Civil society rejected proposed amendments to the Constitution related to the judiciary, which they fear would increase political influence in the election of judges and consequently impair the judiciary's independence and threaten democracy. Constitutional reforms aimed at addressing challenges in the establishment and maintenance of constitutionalism and rule of law, have been underway in Serbia since mid-2017. Key proposals by civil society and experts have so far been rejected. More than 70 CSOs demanded that the Ministry of Justice withdraw the draft amendments to the Constitution arising from the failed current debate, include experts on constitutional law to prepare a new text, and create proper conditions for a high-quality public debate.
International Women's Day rally
On 8th March, nine organisations, supported by more than 600 participants, staged a protest in Belgrade’s central Republic Square under the banner "Death to fascism – Freedom to women" to mark International Women's day. The marchers protested against constant attacks on rights and freedoms by patriarchal and capitalist policies that oppress women. They demanded the protection of women's labor rights, reproductive rights and an end to gender-based violence.
Protests against MP convicted of war crimes
On 11th April 2018, the Mechanism for International Criminal Tribunals at the Hague, Netherlands, convicted the Serbian Radical Party leader Vojislav Seselj for war crimes in Serbia – but cleared him of wrongdoing in Bosnia and Croatia – sparking many protests. Regional CSO, The Youth Initiative for Human Rights asked the Serbian parliament to rule that Vojislav Seselj’s term as a member of parliament is over as a result of the conviction, in accordance with the law which terminates a member of parliament's term if they are sentenced to at least six months imprisonment.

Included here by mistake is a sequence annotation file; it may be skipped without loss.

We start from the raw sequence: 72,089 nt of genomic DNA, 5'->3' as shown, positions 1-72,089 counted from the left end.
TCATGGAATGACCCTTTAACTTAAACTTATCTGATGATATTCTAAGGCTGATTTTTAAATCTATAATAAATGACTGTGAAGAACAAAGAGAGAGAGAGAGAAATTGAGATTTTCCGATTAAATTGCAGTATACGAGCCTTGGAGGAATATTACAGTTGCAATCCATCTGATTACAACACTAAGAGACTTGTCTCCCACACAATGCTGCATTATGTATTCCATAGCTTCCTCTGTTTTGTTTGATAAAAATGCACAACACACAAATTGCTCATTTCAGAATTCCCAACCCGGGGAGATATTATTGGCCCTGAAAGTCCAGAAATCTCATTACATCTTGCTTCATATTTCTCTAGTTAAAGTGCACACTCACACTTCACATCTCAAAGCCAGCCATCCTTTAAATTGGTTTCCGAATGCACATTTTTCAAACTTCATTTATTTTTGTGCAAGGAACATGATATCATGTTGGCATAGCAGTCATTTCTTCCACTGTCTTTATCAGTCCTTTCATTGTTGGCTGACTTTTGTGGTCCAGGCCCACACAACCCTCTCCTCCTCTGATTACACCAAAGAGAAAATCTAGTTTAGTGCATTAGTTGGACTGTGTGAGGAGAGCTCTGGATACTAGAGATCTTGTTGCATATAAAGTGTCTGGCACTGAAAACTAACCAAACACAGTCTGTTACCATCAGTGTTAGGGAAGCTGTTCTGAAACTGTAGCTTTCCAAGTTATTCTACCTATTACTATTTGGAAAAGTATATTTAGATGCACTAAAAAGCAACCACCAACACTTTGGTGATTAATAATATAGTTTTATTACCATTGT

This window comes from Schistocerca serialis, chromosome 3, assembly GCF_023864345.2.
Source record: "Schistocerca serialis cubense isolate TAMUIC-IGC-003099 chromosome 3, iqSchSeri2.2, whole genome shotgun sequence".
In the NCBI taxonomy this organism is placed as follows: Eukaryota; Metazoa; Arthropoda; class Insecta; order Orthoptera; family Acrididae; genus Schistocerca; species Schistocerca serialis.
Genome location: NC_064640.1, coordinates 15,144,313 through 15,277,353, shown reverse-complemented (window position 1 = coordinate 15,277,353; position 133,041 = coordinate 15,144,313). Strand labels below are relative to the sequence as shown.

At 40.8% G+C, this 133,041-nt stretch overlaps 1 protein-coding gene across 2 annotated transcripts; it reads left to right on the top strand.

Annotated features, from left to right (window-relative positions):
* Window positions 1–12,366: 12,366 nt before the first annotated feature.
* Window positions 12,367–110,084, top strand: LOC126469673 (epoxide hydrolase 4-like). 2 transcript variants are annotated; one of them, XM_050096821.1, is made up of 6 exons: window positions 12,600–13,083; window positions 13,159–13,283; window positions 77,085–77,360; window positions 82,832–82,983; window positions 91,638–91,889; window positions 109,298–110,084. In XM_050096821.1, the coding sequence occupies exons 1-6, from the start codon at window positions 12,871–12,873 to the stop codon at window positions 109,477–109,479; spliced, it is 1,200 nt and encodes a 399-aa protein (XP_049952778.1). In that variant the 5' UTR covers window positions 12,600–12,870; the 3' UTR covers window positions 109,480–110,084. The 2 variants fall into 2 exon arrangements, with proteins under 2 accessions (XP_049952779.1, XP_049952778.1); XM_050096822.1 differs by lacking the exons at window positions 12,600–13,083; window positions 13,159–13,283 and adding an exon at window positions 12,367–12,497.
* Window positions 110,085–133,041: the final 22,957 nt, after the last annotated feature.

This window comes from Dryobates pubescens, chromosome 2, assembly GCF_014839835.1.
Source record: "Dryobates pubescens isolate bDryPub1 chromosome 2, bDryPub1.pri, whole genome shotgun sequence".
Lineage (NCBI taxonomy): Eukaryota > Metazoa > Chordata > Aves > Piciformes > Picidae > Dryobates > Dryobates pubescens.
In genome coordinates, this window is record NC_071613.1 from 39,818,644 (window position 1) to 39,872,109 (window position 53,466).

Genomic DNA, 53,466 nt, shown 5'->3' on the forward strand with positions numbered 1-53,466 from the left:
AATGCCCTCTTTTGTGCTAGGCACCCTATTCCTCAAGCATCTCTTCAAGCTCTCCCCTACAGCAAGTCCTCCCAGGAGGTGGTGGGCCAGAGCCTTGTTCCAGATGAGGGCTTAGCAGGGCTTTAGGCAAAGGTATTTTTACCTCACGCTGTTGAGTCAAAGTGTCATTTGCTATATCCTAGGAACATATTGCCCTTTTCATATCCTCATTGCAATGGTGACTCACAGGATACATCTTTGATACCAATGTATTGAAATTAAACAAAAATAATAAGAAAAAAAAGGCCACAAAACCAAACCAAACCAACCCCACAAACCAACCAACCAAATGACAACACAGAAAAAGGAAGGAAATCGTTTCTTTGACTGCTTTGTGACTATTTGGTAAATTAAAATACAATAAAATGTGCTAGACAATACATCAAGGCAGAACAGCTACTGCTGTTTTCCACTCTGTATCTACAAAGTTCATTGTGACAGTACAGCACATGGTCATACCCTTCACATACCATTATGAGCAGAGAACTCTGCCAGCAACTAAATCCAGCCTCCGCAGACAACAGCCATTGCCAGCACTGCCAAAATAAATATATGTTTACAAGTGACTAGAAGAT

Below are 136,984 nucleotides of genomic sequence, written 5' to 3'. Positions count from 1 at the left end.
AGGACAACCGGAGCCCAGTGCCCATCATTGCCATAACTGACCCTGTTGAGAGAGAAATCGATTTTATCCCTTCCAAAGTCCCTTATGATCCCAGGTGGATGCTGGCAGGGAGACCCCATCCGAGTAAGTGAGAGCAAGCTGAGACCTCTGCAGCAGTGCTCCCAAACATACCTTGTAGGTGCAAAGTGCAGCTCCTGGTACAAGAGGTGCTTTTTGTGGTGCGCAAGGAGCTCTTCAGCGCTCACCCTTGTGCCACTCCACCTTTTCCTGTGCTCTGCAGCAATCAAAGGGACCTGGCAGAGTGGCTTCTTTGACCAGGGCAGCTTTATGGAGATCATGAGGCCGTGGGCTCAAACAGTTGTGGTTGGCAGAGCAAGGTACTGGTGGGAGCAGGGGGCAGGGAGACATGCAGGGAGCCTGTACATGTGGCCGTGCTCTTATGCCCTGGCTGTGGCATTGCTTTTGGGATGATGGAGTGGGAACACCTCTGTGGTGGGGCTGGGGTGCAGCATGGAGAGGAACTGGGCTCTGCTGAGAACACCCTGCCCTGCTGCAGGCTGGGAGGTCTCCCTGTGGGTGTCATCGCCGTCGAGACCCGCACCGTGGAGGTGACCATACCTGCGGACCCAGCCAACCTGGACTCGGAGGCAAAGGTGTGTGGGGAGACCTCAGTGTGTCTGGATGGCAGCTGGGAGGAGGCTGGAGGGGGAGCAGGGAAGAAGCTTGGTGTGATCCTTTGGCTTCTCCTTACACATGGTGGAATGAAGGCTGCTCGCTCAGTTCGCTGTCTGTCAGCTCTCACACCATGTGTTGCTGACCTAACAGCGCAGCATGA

The group staged a protest in support of an opposition member of parliament who was abused and threatened in parliament for raising the issue of ending Seselj’s term as a member of parliament due to his war crimes conviction. The activists accused the police of deliberately restraining them after their action in front of the parliament. Seselj, however, insisted that "no one can take his mandate away”. Seselj’s ultra-nationalist party planned to hold a large rally in the village of Hrtkovci, where he made nationalist anti-Croat speeches in 1992 that eventually saw him convicted on 6th May 2018. However, the interior ministry banned any gatherings in this village on that day. Ahead of the rally, a strong police presence blocked the roads to Hrtkovci, rerouting all traffic around the village, preventing Seselj from holding the rally.
A recent rise in grassroots initiatives has been noted in Serbia. For example, mass protests took place in Nish during April following the city’s decision to transfer the local airport to the state’s jurisdiction. The civic initiative “Ne damo nishki aerodrom” (We are not giving Nish Airport) organised several gatherings to show their dissatisfaction. One of the most significant results of the initiative was bringing together citizens of Nish, regardless of their political commitment or preference. Similar local civic movements have increased in other cities, such as in Požega and Smederevo, where citizens protested against corruption, nepotism and reckless management of community issues.